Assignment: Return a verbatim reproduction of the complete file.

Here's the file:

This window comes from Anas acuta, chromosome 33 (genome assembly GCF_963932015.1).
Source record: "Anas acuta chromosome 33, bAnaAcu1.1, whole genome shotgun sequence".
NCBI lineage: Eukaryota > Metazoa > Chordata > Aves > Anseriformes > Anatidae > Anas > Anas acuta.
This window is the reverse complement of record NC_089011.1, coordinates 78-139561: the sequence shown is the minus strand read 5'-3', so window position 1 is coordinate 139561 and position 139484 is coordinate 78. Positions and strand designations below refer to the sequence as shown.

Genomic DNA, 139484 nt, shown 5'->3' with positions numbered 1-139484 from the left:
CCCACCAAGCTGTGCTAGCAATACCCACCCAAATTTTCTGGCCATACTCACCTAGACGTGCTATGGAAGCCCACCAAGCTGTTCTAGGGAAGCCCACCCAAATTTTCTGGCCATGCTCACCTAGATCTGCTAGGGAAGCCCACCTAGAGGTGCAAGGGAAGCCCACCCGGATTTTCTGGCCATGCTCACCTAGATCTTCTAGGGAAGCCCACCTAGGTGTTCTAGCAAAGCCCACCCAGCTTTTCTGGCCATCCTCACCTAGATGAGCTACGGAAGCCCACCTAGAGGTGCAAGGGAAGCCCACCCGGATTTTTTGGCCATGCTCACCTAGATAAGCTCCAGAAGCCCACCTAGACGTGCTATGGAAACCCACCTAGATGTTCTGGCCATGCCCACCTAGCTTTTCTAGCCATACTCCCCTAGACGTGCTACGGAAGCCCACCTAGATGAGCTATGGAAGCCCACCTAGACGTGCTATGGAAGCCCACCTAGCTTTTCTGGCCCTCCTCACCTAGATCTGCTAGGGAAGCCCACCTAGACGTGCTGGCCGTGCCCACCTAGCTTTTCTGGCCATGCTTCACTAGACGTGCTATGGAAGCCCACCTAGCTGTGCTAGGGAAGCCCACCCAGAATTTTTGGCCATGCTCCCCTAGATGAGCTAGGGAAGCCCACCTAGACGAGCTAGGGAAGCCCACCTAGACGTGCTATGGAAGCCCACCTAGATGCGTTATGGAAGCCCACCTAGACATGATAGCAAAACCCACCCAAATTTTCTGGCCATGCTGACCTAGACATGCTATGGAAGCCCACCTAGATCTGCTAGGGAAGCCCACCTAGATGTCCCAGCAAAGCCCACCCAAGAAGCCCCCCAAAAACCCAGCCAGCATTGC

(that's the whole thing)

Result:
This window comes from Anas acuta, chromosome 33 (genome assembly GCF_963932015.1).
Source record: "Anas acuta chromosome 33, bAnaAcu1.1, whole genome shotgun sequence".
NCBI lineage: Eukaryota > Metazoa > Chordata > Aves > Anseriformes > Anatidae > Anas > Anas acuta.
This window is the reverse complement of record NC_089011.1, coordinates 78-139561: the sequence shown is the minus strand read 5'-3', so window position 1 is coordinate 139561 and position 139484 is coordinate 78. Positions and strand designations below refer to the sequence as shown.

Genomic DNA, 139484 nt, shown 5'->3' with positions numbered 1-139484 from the left:
CCCACCAAGCTGTGCTAGCAATACCCACCCAAATTTTCTGGCCATACTCACCTAGACGTGCTATGGAAGCCCACCAAGCTGTTCTAGGGAAGCCCACCCAAATTTTCTGGCCATGCTCACCTAGATCTGCTAGGGAAGCCCACCTAGAGGTGCAAGGGAAGCCCACCCGGATTTTCTGGCCATGCTCACCTAGATCTTCTAGGGAAGCCCACCTAGGTGTTCTAGCAAAGCCCACCCAGCTTTTCTGGCCATCCTCACCTAGATGAGCTACGGAAGCCCACCTAGAGGTGCAAGGGAAGCCCACCCGGATTTTTTGGCCATGCTCACCTAGATAAGCTCCAGAAGCCCACCTAGACGTGCTATGGAAACCCACCTAGATGTTCTGGCCATGCCCACCTAGCTTTTCTAGCCATACTCCCCTAGACGTGCTACGGAAGCCCACCTAGATGAGCTATGGAAGCCCACCTAGACGTGCTATGGAAGCCCACCTAGCTTTTCTGGCCCTCCTCACCTAGATCTGCTAGGGAAGCCCACCTAGACGTGCTGGCCGTGCCCACCTAGCTTTTCTGGCCATGCTTCACTAGACGTGCTATGGAAGCCCACCTAGCTGTGCTAGGGAAGCCCACCCAGAATTTTTGGCCATGCTCCCCTAGATGAGCTAGGGAAGCCCACCTAGACGAGCTAGGGAAGCCCACCTAGACGTGCTATGGAAGCCCACCTAGATGCGTTATGGAAGCCCACCTAGACATGATAGCAAAACCCACCCAAATTTTCTGGCCATGCTGACCTAGACATGCTATGGAAGCCCACCTAGATCTGCTAGGGAAGCCCACCTAGATGTCCCAGCAAAGCCCACCCAAGAAGCCCCCCAAAAACCCAGCCAGCATTGC